Catherine de Medici

  • Born: 13th April 1519
    Florence, Republic of Florence
  • Died: 5th January 1589 (age 69)
    Château de Blois, Kingdom of France
  • Cause of Death: Old Age
  • Religion: Roman Catholic
  • Parents: Lorenzo II de’ Medici, Duke of Urbino
    Madeleine de La Tour d’Auvergne
  • Spouse(s): Henry II of France
  • Children: Francis II of France
    Elisabeth de Valois, Queen of Spain
    Claude de Valois, Duchess of Lorraine
    Louis de Valois (died young)
    Charles IX of France
    Henry III of France
    Margaret (Margot), Queen of France (married Henry IV of France)
    Francis, Duke of Alençon
    Joan de Valois (died young)
    Victoria de Valois (died young)

Catherine de Medici owed her position as consort of Henri II to the political manoeuvring of her father-in-law, Francis I of France and his alliances with Popes Leo X and Pope Clement VII, both members of the Florentine de Medici family, to combat Spain and the Holy Roman Empire.

The Medicis were not longstanding French allies. Having lost control of Florence in 1494, they were desperate to restore their former status and fortune, built up by Lorenzo the Magnificent.  Despite sorely depleted finances, his younger sons, Giovanni and Giuliano, backed a group of Italian States to defeat the French, in return for help to bring them back to power in Florence. Giovanni, already a Cardinal, was soon elected Pope as Leo X and took Giuliano with him to Rome to extend Medici influence. Their nephew, Lorenzo II, was left to control Florence, with the backing of Papal funds.

In 1515, Giuliano was sent to meet Francis I in Bologna to agree an alliance between the French Crown and the Papacy. Francis provided Giuliano with the French Dukedom of Nemours, and marriage to his aunt, Philiberta of Savoy, but Giuliano died within a year. To maintain this alliance, Leo appointed Lorenzo II, now aged twenty-six, to attend the baptism, on 15 April 1518, of the French King’s first son, the Dauphin Francis for whom Leo became godfather. The King offered to arrange Lorenzo’s marriage to his extremely wealthy kinswoman, the sixteen-year-old Madeleine de la Tour d’Auvergne. Despite Lorenzo’s ‘strutting grandiosity’, Francis hosted a spectacular wedding ceremony at Amboise with dazzling entertainments, and Madeleine was soon pregnant.

The couple returned to Florence for the birth of their daughter Catherine. Yet within a few months, first Madeleine and then Lorenzo died, she of puerperal fever and he, allegedly, of syphilis.  The orphaned Catherine was removed to Rome to the care of Pope Leo, who intended that she should marry a Medici cousin, Ippolito, thus becoming the ruling couple of Florence. Yet Leo died on 1 December 1521. By then, he was being assisted by his ambitious cousin, Cardinal Giulio de Medici. Giulio had an illegitimate son, Alessandro, who he had ambitions to promote to Florence in preference to Ippolito and Catherine.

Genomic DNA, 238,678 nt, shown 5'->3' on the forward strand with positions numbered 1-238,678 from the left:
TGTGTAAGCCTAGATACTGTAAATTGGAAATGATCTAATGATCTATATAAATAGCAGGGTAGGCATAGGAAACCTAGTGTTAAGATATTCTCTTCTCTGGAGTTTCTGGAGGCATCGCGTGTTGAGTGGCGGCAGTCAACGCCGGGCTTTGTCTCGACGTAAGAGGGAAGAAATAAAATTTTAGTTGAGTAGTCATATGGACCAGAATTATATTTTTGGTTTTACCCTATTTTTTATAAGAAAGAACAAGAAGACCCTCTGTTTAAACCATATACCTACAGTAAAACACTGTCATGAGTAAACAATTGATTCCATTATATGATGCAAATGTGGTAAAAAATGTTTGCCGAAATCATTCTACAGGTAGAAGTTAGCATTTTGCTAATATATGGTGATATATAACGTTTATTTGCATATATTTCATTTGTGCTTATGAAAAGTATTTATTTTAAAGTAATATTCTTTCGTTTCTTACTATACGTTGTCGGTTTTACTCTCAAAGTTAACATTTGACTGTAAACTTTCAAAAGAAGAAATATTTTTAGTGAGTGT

Before Leo’s death, Francis I’s great rival, Charles I of Spain, had been elected Holy Roman Emperor as Charles V, and had pressurised Leo into alliance with him. He was no supporter of the Medicis, and nominated Hadrian VI as the next Pope. Giulio retired to Florence, accompanied by Catherine, Ippolito and Alessandro, who were housed with relations. Although they lacked access to Papal revenues, luck came to their rescue, when, in September 1523, Hadrian died, possibly as a result of poison. Giulio used every bribe at his disposal to gain election as Pope Clement VII.

Despite Clement’s scheming, Charles V remained in ascendancy and, on 6 May 1527, his unpaid Imperial troops ransacked Rome. Clement was forced to raise a ransom of 500,000 ducats by melting down Papal artefacts. With Florence’s resources exhausted by Medici extravagance, the Florentines were lukewarm about supporting the Medicis, particularly when Clement proposed Alessandro as their future ruler. On 17 May 1527, a crowd of Florentines stormed the Medici Palace. Although Ippolito and Alessandro escaped, the eight-year-old Catherine was left to face the mob. Having been held hostage at various semi-derelict convents, she was at last moved to the comfort of Santa-Maria Annunziata delle Murate, where she remained for three years supported by the nuns, many from well-to-do Florentine families. With the French being soundly beaten, Pope Clement came to terms with Charles V at the Treaty of Barcelona on 29 June 1529, under which Charles agreed to support Alessandro’s return to power in Florence, if he married Charles’s illegitimate daughter, Margaret of Austria. On Charles’s instruction, his Imperial troops laid siege to the city. In the hope of using Catherine as a bargaining counter, the beleaguered Florentines forcibly removed her from the Murate Convent.  She had shorn her hair and wore a nun’s habit expecting to be being executed and was led on a donkey through the angry crowds.  Yet her escort protected her.

When Florence fell, Pope Clement reassumed control and Catherine rejoined Alessandro and Ippolito in Rome. She was now expected to make a political marriage. Despite her elegant manners and spirited intelligence, she was small, physically immature and no beauty. To end her affection for Ippolito, now aged twenty, Clement appointed him a Cardinal and sent to Hungary as Papal legate. On 27 April 1532, Alessandro duly married Margaret of Austria and became Duke of Florence.